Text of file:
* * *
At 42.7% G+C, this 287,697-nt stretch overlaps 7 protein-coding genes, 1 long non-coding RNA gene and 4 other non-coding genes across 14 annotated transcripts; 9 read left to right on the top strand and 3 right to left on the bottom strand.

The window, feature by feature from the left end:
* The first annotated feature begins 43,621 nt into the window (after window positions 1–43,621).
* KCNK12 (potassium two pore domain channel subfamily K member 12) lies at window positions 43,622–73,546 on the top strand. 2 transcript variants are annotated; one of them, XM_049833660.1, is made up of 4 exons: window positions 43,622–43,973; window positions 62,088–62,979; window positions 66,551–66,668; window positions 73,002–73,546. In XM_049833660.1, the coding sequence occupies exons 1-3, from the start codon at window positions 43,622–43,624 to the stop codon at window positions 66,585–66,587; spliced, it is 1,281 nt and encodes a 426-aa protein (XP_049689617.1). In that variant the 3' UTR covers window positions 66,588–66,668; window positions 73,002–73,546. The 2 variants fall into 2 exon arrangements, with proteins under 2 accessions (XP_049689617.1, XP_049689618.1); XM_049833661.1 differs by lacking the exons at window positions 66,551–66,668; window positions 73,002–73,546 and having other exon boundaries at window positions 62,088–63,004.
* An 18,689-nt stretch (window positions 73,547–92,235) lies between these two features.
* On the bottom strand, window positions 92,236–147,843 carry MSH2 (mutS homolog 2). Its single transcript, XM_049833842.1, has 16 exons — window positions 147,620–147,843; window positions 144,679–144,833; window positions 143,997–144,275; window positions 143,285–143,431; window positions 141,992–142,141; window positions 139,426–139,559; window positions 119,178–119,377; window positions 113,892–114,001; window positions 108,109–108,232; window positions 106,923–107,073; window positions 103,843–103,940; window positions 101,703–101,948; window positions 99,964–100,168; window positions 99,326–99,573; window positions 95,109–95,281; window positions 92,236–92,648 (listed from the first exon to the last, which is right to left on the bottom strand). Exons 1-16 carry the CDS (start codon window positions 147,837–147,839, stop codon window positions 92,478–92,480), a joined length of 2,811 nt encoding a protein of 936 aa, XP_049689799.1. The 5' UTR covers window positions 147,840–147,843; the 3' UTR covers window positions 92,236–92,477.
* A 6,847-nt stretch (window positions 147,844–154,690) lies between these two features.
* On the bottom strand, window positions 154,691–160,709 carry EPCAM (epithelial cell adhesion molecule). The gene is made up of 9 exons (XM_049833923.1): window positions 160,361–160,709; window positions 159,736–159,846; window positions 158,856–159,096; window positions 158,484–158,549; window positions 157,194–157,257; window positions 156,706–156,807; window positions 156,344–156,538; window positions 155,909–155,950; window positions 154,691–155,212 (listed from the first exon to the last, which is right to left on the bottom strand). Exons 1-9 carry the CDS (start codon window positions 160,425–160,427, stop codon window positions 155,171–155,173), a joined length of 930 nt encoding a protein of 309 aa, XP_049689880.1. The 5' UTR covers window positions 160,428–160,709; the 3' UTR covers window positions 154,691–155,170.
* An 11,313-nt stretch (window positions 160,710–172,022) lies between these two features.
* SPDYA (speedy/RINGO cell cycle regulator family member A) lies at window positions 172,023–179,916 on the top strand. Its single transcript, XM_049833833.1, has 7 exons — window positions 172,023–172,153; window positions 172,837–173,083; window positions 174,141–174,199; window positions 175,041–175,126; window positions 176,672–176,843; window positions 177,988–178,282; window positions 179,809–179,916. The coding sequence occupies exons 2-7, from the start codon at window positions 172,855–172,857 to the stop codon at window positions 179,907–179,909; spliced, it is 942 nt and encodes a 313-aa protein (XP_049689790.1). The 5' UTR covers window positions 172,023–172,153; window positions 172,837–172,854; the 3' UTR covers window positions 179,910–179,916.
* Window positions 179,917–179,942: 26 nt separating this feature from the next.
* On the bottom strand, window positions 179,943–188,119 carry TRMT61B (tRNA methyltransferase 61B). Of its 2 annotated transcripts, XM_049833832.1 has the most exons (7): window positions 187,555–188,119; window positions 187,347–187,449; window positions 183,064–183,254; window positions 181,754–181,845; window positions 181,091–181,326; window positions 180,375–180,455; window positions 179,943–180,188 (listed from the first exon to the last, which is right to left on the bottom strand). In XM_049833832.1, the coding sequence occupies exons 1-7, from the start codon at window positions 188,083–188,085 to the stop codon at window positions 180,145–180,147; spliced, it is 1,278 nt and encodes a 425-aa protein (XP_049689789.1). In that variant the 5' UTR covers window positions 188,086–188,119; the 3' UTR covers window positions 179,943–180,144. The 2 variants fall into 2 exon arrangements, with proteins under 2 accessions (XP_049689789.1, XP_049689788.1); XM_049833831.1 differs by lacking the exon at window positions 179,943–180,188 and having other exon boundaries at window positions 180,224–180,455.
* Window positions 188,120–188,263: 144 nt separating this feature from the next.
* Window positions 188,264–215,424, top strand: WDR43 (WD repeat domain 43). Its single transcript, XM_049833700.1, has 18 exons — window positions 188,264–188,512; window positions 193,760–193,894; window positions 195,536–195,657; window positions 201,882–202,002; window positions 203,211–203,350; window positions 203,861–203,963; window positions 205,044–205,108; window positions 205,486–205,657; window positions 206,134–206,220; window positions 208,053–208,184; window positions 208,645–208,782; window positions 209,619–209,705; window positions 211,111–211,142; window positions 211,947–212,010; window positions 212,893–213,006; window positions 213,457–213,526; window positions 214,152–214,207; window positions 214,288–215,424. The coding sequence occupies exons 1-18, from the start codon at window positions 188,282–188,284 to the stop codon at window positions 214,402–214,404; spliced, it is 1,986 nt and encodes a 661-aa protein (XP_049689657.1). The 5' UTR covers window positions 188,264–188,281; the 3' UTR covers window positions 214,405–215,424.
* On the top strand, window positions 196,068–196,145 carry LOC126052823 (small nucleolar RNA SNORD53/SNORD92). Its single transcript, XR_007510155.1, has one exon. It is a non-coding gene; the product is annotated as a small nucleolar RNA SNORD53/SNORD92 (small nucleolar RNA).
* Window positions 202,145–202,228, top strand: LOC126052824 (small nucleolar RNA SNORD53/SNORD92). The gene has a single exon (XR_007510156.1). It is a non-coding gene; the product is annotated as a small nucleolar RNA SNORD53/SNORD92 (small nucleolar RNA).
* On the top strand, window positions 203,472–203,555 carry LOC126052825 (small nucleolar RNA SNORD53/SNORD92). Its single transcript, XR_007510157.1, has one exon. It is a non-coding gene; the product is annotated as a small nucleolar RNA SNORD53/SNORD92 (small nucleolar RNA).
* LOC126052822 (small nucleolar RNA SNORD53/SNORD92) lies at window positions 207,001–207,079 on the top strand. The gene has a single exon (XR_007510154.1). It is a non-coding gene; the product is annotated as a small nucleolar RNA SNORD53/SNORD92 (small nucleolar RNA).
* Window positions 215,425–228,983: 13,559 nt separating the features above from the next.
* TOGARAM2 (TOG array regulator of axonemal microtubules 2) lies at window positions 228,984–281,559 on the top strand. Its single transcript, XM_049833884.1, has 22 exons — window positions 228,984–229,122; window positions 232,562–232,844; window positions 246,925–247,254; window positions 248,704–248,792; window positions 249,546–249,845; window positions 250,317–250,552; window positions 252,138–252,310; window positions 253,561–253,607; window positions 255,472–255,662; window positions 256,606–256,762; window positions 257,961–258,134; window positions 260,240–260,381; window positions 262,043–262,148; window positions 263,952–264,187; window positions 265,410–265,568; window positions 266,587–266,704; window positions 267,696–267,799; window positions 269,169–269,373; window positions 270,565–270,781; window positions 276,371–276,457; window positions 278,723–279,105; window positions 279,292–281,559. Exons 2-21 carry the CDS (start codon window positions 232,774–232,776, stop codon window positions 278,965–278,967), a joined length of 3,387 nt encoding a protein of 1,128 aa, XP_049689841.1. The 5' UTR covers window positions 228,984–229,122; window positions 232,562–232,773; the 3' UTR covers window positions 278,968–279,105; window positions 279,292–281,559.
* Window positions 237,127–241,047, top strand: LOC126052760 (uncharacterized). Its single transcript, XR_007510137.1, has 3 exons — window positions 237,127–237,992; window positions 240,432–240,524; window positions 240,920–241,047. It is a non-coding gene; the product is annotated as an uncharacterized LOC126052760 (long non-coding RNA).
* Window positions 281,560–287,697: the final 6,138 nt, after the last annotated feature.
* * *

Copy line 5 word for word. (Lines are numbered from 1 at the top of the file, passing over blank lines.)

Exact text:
* An 18,689-nt stretch (window positions 73,547–92,235) lies between these two features.